Although neither party argued this point in their briefing , the Court questioned sua sponte
whether Ms. Cantrell's claims might possibly have been tolled during the pendency of the
MDL, provided that she were a member of the MDL's purported class . According to the
Supreme Court in Crown, Cork & Seal Co. v. Parker, 462 U.S. 345 , 348-49 (1983) , "[t]he
filing of a class action tolls the statute of limitations 'as to asserted members of the class ."'
(quoting Am. Pipe & Const. Co. v. Utah , 414 U.S. 538 , 554 (1974)). Here, however,
American Pipe tolling does not apply, as the MDL class was defined as those BOA
customers who "entered into a Trial Period Plan Agreement with Bank of America and
made all trial payments required by their Trial Period Plan Agreement .. . ." In re Bank of
America , 2013 WL 475649 , at *2. It is undisputed that Ms. Cantrell never entered into a
TPP with BOA.
BOA argues that Ms. Cantrell's case should be dismissed , among other reasons ,
because the statute of limitations on the four state-law causes of action (deceit,
negligence , unjust enrichment, and promissory estoppel) is only three years. 2 As her
alleged damages accrued as of the date of her bankruptcy, May 9, 2011 , the statute of
limitations on her claims expired on May 9, 2014; yet her lawsuit was not filed in state court
until October 24, 2016 . Ms. Cantrell does not dispute that a three-year limitations period
applies to all her claims. She argues that the Court should toll the limitations period due
to BOA's fraudulent concealment of certain material facts that she claims were necessary
for her to know prior to filing suit, and that she did not learn until after she consulted with
an attorney in 2016 . See Doc. 21 , p. 4.
The Court initially observes that the Amended Complaint does not clearly identify
what material facts were allegedly concealed by BOA from Ms. Cantrell , so as to prevent
her from filing suit prior to October of 2016 . The Motion hearing was therefore an
opportunity for the Court to engage with counsel in an attempt to ferret out the basis for
Ms. Cantrell's fraudulent concealment argument. After an extensive period of back-andforth questioning with counsel during the hearing , the record is clear that Ms. Cantrell's
argument is as follows : she had no idea that BOA had processed her HAMP application
incorrectly, negligently, or with deceitful motivation , until after her attorney advised her of
such in 2016 , and she blames the late filing of her lawsuit on BOA's concealment of what
Because the Court has determined that the Amended Complaint should be dismissed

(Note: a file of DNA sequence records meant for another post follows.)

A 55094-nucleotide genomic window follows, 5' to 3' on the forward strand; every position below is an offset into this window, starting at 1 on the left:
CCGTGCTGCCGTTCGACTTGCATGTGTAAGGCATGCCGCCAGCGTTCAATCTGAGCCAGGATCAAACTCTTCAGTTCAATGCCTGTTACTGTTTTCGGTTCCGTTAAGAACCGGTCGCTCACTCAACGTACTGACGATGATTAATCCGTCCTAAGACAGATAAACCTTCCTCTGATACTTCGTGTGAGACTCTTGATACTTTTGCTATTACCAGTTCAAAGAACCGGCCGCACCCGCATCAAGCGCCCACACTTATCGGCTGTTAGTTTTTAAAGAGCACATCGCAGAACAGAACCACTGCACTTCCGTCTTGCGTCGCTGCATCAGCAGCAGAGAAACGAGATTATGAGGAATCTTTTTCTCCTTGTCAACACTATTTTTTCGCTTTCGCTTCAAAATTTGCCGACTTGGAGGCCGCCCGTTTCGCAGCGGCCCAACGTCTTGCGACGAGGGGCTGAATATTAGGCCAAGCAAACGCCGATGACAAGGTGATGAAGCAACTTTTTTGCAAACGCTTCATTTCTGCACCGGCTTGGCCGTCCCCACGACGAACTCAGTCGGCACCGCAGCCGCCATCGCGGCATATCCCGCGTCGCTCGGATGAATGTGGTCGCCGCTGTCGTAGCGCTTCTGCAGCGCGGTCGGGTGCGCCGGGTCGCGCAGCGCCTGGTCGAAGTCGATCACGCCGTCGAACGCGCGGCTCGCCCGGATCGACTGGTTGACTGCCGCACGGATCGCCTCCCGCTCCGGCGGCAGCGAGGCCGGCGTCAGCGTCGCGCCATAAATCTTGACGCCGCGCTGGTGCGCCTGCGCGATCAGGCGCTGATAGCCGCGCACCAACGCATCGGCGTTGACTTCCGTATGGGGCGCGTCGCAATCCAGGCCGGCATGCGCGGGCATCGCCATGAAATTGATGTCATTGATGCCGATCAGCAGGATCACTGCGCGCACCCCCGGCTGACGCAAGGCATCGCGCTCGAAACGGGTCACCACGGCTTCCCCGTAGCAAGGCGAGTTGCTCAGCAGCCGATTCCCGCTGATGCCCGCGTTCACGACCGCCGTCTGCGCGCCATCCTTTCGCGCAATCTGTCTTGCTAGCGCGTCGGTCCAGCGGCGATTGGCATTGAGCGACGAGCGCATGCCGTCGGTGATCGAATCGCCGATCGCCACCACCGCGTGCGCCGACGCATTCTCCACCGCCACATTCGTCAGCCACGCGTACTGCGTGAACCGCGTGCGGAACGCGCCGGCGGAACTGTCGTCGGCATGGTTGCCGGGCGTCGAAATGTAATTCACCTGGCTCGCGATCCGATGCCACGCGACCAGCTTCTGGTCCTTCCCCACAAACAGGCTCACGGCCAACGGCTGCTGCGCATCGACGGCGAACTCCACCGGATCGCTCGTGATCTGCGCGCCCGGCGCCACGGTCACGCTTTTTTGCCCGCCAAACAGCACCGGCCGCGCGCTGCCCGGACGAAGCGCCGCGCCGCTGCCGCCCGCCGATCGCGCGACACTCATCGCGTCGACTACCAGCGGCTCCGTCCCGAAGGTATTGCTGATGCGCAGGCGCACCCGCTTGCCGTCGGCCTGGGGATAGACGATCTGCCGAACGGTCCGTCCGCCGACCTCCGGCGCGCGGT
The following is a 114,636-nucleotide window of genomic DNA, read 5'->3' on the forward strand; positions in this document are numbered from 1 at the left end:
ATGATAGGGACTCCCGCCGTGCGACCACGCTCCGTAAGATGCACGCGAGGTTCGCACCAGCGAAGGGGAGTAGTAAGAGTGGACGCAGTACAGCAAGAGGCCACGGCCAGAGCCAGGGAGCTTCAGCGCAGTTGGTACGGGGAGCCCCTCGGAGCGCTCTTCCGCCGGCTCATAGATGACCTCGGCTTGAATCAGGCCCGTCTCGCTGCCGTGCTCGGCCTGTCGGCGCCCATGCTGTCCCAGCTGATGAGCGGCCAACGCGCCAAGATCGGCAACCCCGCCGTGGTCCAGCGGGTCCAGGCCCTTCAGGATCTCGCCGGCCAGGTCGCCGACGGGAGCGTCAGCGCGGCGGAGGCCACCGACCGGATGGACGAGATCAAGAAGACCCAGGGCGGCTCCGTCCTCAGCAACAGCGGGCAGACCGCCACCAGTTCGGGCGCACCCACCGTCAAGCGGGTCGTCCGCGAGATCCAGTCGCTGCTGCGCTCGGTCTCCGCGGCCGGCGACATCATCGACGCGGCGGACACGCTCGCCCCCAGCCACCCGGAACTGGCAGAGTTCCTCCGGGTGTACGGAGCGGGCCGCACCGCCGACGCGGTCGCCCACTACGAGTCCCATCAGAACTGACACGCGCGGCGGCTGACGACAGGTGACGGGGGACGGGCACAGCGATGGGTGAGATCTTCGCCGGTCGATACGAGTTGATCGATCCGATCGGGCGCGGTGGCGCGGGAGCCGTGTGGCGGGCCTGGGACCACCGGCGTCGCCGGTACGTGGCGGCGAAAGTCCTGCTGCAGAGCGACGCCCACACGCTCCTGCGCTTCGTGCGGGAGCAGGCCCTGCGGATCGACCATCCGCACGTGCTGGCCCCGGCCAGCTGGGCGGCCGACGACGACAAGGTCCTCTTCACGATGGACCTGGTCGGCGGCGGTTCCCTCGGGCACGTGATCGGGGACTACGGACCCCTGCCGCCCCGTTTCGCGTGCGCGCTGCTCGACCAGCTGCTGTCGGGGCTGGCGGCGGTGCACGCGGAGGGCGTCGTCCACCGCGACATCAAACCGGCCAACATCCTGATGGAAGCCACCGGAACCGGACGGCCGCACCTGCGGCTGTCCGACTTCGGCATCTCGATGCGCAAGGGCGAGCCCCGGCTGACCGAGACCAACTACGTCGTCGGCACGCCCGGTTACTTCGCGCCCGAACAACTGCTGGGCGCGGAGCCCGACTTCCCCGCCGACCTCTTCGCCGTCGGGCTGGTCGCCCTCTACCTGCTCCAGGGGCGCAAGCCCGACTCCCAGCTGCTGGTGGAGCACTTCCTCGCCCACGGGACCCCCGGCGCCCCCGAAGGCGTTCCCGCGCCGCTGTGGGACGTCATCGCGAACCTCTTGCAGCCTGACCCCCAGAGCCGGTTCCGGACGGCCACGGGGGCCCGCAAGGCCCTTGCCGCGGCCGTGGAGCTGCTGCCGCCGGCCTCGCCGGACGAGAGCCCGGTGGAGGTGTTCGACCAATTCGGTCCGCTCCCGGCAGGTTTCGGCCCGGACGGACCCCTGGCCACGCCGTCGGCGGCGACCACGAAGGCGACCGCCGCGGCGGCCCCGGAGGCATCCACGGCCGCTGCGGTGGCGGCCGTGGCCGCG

based on the expiration of the statutes of limitation alone , this Opinion will not discuss the
alternate bases for dismissal that BOA offered in its Motion .
was allegedly going on "behind the scenes" at BOA, i.e., BOA's alleged business practice
of delaying the processing and approval of its customers' HAMP applications.
II. LEGAL STANDARD
To survive a Rule 12(b)(6) motion to dismiss, a complaint must provide "a short and
plain statement of the claim that [the plaintiff] is entitled to relief." Fed. R. Civ. P. 8(a)(2).
The purpose of this requirement is to "give the defendant fair notice of what the . . . claim
is and the grounds upon which it rests." Erickson v. Pardus, 551 U.S. 89 , 93 (2007)
(quoting Bell At/. Corp. v. Twombly, 550 U.S. 544, 555 (2007)). The Court must accept all
of a complaint's factual allegations as true , and construe them in the light most favorable
to the plaintiff, drawing all reasonable inferences in the plaintiff's favor. See Ashley Cnty. ,
Ark. v. Pfizer, Inc. , 552 F.3d 659 , 665 (8th Cir. 2009). However, the complaint "must
contain sufficient factual matter, accepted as true , to 'state a claim to relief that is plausible
on its face ."' Ashcroft v. Iqbal, 556 U.S. 662 , 678 (2009) (quoting Twombly, 550 U.S. at
570). "A claim has facial plausibility when the plaintiff pleads factual content that allows
the court to draw the reasonable inference that the defendant is liable for the misconduct
alleged." Id. "A pleading that offers 'labels and conclusions' or 'a formulaic recitation of
the elements of a cause of action will not do.' Nor does a complaint suffice if it tenders
'naked assertion[s]' devoid of 'further factual enhancement.'" Id. In other words, while "the
pleading standard that Rule 8 announces does not require 'detailed factual allegations ,' . ..
it demands more than an unadorned , the defendant-unlawfully-harmed-me accusation ."
"Under Arkansas law, once it is clear from the face of the complaint that an action
is barred by an applicable statute of limitations, the burden shifts to the plaintiff to prove
that the limitation period was in fact tolled ." Summerhill v. Terminix, Inc., 637 F.3d 877 ,
880 (8th Cir. 2011 ). Here, Ms. Cantrell's attorney conceded in open court that he was well